Question: Living in rocky New England, my mother-in-law and I had to use ingenuity to move a huge underground stone in order to plant a straight row of border hemlocks on their property. I would not say they were muscular types, but my elderly neighbor showed us how to dig a small hole next to the boulder, toss in stones, dig some more, toss in a few more stones, until they actually made the bolder pop out of the ground. Might the stone age builders are used stones as leverage instead of ramps to set the Stonehenge stones upright? ~Dorothy

Answer: The difference here seems to be between moving something out of a hole in the ground and raising something up above the ground, but basically, the principle is the same: You are presumably levering your stone up onto its bed of small stones, and I think you are suggesting dragging their stone up a ramp made of small stones. Chalk was certainly easier for them to get hold of to construct a ramp in this area.

Question: Do you know if they've sunk deeper into the ground since they were first placed and erected? ~Adam

Answer: Chalk is actually quite firm bedrock and it's unlikely that they have sunk further into the ground since they were first directed. What has happened is that the surface of the chalk has lowered the solution perhaps by as much as half a meter and so less of the stone is actually set into the ground than when they were first erected.

Question: What is the purpose of a calendar that only accurately forecasts two days of the year? ~Shea

Answer: It all depends how significant these two days are, and if they are times in the year which mark significant turning points at which people can gather and celebrate, then that calendar has a lot of purpose. My feeling is still that the midwinter solstice, which is pretty close to their Christmas, was the most significant of these turning points.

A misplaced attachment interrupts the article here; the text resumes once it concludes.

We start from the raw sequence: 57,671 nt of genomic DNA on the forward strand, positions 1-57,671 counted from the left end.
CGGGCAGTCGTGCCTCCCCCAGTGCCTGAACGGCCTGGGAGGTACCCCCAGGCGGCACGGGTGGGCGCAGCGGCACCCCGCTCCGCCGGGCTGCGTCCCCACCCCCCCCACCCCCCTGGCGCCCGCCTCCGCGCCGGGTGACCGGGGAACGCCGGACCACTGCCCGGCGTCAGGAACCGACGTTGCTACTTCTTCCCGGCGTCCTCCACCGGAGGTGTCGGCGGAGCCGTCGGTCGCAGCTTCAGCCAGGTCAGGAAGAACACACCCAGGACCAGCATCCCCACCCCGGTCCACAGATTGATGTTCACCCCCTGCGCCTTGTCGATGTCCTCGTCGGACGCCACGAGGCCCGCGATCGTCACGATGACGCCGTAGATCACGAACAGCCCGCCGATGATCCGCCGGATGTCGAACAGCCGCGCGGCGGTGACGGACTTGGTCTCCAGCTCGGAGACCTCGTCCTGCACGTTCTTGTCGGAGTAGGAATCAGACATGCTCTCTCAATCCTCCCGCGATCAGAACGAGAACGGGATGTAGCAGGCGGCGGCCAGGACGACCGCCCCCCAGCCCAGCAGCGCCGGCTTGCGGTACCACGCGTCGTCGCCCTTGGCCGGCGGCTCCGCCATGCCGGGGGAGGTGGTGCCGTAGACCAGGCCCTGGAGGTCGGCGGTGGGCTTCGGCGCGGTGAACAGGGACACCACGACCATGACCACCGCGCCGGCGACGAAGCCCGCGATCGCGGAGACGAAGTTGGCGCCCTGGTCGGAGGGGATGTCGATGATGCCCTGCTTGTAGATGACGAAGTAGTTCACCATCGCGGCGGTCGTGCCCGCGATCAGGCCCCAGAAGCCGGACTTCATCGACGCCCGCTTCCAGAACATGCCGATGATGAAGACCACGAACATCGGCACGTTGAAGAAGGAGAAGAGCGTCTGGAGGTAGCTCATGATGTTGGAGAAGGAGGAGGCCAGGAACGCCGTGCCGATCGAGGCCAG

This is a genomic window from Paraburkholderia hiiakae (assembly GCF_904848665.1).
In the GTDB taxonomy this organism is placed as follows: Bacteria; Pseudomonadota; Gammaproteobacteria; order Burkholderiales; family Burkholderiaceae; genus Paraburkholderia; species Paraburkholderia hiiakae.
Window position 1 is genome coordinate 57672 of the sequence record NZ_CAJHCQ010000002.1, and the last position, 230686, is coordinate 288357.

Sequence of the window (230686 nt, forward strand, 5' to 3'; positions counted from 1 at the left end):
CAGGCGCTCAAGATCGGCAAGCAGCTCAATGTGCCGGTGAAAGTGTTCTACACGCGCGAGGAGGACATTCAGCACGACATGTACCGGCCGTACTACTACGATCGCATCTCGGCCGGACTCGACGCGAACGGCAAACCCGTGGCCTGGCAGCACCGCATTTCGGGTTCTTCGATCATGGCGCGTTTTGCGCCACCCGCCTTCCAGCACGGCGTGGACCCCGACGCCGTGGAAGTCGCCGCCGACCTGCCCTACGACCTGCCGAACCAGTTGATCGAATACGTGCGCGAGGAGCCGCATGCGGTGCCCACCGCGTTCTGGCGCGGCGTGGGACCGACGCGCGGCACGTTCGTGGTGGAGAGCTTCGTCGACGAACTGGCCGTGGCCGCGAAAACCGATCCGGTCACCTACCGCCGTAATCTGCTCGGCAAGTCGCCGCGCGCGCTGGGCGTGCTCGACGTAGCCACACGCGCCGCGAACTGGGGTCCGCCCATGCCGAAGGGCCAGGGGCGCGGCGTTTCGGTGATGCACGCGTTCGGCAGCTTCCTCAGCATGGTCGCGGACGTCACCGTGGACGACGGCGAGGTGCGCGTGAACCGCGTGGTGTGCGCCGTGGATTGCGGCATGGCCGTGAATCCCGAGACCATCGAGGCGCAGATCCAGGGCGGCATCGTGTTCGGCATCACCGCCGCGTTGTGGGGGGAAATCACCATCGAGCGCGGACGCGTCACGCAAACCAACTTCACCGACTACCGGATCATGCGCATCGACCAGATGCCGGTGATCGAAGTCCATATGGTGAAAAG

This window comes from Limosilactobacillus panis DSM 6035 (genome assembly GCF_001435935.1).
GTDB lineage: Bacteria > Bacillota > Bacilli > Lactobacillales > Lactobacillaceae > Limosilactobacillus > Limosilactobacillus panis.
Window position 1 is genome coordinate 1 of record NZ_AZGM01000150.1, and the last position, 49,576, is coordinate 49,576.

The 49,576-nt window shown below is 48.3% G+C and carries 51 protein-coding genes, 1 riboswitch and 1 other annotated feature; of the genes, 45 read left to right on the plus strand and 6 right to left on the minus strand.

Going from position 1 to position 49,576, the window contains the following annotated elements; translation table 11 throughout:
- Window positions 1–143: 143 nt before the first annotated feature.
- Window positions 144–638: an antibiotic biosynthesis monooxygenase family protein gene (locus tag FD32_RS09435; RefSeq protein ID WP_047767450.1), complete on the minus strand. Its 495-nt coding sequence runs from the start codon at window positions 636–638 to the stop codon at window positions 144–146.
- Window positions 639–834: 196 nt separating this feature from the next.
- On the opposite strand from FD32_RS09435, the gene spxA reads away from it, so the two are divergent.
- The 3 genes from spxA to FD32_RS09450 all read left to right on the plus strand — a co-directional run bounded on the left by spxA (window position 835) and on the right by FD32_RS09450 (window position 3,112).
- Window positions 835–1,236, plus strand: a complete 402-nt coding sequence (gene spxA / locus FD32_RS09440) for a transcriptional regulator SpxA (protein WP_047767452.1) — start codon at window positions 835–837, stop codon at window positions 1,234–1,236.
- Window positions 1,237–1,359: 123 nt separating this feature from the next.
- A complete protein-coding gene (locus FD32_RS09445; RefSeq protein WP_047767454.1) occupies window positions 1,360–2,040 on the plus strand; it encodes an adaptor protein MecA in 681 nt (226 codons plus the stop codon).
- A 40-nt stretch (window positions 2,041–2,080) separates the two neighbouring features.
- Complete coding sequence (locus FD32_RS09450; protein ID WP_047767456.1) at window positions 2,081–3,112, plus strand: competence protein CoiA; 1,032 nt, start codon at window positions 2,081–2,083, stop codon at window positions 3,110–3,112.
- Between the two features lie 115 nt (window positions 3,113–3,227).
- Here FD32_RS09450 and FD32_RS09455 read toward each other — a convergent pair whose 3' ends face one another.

Question: It was mentioned that the monoliths stand 20 or 30 feet above ground. How deep below ground level are they buried? ~Dory

Answer: The depth below ground varies quite significantly. The one that fell over and broke a couple of hundred years ago was not buried as deeply as many of the others. Anything up to about 10 feet of stone is still buried under the ones that they know, but some have never been investigated.

Question: You mentioned the use of a timber crib, since the U-shaped circle of stones in the center were after the ring. The earth ramp is limited by the area inside the outside ring, right? ~Dawn

Answer: They can't be exactly sure of the order in which the sarsen horseshoe and the outer sarsen circle were built, but common sense suggests that the inner horseshoe was built before that complete outer ring; otherwise, getting those big stones into the middle and erecting them would have been very difficult.

Question: Why did one of the largest monoliths fall over? Was it an earthquake? ~Mark

Answer: No. It was probably due to the fact that it wasn't set as deeply into the ground as many of the other stones and there is evidence that the people have been digging at the base of that stone possibly looking for treasure.

Question: Do these rock structures have any connection with the menhirs? ~Joe

Answer: There are part of the same megalithic tradition—in other words, a tradition of building using large stones of which the menhirs and alignments in Brittany are a part—and they're all constructed at roughly the same time.

Question: Considering the accuracy with which the monoliths were placed, what tools were found, not for building, but for measuring distance from the angles necessary for the use of such elaborate principles of physics to construct the trililthon? ~Brian

Answer: No measuring or surveying tools have been found from this period, but as they would presumably have been made of wood, it's not surprising that they haven't found any.

Question: I was wondering if there was any truth to the statement made by someone about the circumference of Stonehenge. I heard the circle would fit exactly inside one of the Great pyramids in Egypt, with each of the walls touching the circumference of stonehenge. Could there be some possible link between these two great mysteries? ~Alfred

Answer: I'm afraid that I don't know whether Stonehenge would fit inside one of the Great Pyramids but if it would them I'm sure that it is co-incidence. There doesn't seem to be anything else to link tie two great sites.

Question: When I visited Stonehenge in 1987 I was told that the current monument was the 6th or 7th on the site and that it had never been a place of habitation, except during the various constructions and a few religious caretakers. It is still a windy hill top without a large settlement in sight. Is this this current thinking? And, if so, what do they know of the people who built Stonehenge that they would take so much trouble in a place away from where the bulk of them lived, hunted, farmed, etc.? ~Mary